Not eligible for exchange students!
Do you like T-accounts? Do you love huge complicated Excel spreadsheets which tell you what is the right or wrong decision? If this is the case, may be this is not the perfect class for you. This class is about management. Accounting only serves as the basis to provide us with the figures we need to discuss and support decisions. The figures will only be one part of the equation. It will be rare in this class to obtain a mathematically correct solution. We will focus on the behavioral issues of management accounting instead. This will allow us to illustrate some of the real problems of management accounting in large corporations, e.g.
drowning in huge amounts of reporting information which hardly anybody in the organization understands any more;
eliminating profitable or strategically important products or services because a management accounting systems which produces endless mountains of opaque figures "proves" these items are not really making money;
focusing purely on Monopoly money, billing out products and services to the neighboring profit center, thereby ensuring that the own profit center looks great and the year end bonus is assured, forgetting that money can only be earned with outside customers and
optimizing short term performance measures to obtain the next bonus, forgetting the long term issues the company is facing.
All this does not mean that we will not discuss specific management accounting tools. Actually, we will be discussing a lot of very specific tools and, yes, there will be some Excel spreadsheets waiting for you. However, understanding the tools will be the easy part. After all, management accounting is not rocket science. Unlike in finance, you do not win a Nobel Prize for defining a new way to allocate costs throughout the organization. Applying the tools, realizing the inherent conflict of interests and anticipating the resulting management behavior will be the real challenge. It is here where the theoretically correct solution might not necessarily be the preferred solution. In addition, theoretically correct solutions might look quite different in distinct cultural environments. A German management accountant might have a different idea on how to determine product costs or on the relevance of these product costs for the pricing decision than his American colleague.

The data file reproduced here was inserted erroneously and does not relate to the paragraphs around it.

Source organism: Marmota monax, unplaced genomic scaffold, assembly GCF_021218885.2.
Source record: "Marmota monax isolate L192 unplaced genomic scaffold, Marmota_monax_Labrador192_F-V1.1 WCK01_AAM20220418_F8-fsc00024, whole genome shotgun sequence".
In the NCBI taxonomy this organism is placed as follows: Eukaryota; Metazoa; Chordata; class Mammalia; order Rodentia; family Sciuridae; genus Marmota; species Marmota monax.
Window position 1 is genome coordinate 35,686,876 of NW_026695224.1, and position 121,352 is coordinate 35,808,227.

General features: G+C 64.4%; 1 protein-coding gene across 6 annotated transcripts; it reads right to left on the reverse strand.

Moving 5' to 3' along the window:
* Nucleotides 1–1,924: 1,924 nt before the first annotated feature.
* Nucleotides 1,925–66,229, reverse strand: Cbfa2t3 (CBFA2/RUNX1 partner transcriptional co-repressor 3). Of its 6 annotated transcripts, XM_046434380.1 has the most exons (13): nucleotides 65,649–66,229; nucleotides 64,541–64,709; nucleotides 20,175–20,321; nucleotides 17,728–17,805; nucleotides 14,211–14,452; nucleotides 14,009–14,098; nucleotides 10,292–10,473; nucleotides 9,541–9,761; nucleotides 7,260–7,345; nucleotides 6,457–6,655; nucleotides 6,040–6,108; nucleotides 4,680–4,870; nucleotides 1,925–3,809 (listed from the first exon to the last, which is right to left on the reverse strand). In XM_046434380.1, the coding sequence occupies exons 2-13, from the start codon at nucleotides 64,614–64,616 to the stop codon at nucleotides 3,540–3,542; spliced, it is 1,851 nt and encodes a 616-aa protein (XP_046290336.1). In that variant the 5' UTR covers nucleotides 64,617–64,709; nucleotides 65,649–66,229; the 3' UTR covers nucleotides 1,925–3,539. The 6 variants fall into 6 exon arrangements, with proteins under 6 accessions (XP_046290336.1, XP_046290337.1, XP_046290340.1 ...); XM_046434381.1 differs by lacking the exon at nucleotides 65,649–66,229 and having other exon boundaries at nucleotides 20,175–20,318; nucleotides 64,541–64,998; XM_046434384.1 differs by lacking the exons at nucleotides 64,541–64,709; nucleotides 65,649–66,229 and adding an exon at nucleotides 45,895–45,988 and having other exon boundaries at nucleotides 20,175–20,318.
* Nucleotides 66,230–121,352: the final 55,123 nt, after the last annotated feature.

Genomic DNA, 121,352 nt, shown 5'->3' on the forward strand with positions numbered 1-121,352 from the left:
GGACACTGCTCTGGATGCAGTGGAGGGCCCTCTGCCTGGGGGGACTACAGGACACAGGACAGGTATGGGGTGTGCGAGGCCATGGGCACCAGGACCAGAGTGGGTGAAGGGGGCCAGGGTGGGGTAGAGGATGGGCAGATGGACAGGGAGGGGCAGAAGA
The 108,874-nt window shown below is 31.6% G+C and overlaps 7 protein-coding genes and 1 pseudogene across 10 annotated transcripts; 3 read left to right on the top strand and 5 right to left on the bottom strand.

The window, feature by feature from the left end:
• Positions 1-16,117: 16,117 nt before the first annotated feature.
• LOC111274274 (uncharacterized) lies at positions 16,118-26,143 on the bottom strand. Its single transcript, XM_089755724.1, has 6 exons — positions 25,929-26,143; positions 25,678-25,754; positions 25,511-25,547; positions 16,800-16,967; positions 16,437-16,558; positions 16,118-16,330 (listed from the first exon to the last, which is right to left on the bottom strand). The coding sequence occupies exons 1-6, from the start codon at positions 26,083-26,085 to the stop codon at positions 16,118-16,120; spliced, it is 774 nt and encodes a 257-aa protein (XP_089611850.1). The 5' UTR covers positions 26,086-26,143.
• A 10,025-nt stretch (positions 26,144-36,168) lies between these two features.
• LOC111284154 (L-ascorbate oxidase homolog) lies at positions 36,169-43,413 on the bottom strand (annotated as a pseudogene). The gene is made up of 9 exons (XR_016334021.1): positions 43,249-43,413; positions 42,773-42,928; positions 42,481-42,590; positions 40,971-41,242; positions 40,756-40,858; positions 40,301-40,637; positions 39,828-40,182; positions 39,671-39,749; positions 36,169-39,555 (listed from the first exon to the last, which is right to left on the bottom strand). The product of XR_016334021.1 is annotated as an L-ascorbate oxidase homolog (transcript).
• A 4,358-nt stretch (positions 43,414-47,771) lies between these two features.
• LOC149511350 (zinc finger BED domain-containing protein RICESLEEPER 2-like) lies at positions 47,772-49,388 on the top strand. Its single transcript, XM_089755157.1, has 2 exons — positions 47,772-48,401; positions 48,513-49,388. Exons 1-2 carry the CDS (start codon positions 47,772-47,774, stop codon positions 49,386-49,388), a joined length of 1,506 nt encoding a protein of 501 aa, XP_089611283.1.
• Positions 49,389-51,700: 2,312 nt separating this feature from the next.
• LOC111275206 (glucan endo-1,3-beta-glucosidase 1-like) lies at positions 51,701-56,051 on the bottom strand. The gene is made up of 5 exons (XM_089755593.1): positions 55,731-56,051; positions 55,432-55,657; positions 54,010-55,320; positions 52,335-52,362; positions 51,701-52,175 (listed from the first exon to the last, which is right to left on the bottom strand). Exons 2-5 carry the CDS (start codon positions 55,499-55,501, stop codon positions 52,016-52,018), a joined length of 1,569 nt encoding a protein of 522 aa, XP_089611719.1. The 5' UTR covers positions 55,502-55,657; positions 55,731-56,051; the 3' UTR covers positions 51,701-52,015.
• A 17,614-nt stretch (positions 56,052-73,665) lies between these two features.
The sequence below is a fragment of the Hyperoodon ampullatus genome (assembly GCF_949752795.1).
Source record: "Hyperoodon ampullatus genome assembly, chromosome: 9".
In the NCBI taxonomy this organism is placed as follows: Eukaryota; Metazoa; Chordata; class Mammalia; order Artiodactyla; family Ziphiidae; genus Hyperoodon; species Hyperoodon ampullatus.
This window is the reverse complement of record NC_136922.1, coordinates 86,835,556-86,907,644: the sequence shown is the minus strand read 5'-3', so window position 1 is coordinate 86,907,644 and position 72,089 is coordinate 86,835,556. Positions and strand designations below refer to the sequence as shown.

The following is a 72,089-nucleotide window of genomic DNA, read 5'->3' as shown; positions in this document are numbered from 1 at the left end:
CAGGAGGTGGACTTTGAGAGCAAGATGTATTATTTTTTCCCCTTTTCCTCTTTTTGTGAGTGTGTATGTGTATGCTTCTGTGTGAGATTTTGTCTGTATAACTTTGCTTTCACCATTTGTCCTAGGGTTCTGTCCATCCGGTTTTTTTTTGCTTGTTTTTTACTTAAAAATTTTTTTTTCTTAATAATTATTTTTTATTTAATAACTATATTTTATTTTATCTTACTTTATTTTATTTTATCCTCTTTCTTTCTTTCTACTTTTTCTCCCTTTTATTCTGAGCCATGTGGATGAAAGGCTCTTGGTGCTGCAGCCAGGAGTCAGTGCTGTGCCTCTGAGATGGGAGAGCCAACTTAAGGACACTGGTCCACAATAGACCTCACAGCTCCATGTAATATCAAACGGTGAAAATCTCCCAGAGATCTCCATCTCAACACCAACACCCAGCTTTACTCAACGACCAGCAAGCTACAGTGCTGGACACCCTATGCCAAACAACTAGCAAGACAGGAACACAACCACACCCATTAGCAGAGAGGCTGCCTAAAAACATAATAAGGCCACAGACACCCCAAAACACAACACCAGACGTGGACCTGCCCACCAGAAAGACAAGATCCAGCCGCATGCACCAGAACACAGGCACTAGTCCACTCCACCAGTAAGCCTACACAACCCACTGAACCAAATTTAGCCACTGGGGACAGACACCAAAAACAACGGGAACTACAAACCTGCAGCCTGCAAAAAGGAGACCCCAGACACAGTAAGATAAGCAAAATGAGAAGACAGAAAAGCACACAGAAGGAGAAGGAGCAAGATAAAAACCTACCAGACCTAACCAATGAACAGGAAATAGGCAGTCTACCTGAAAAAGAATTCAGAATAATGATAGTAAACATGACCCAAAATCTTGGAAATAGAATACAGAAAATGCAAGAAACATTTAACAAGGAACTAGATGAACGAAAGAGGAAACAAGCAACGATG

With this behavioral approach, the class is meant to prepare you for real world decision situations where your management accountant recommends a certain course of action based on figures only he or she fully understands. In these situations it is crucial that you can ask the right questions, demand that the problem should be analyzed again from a different angle and realize which of the available management accounting tools is suitable for which context.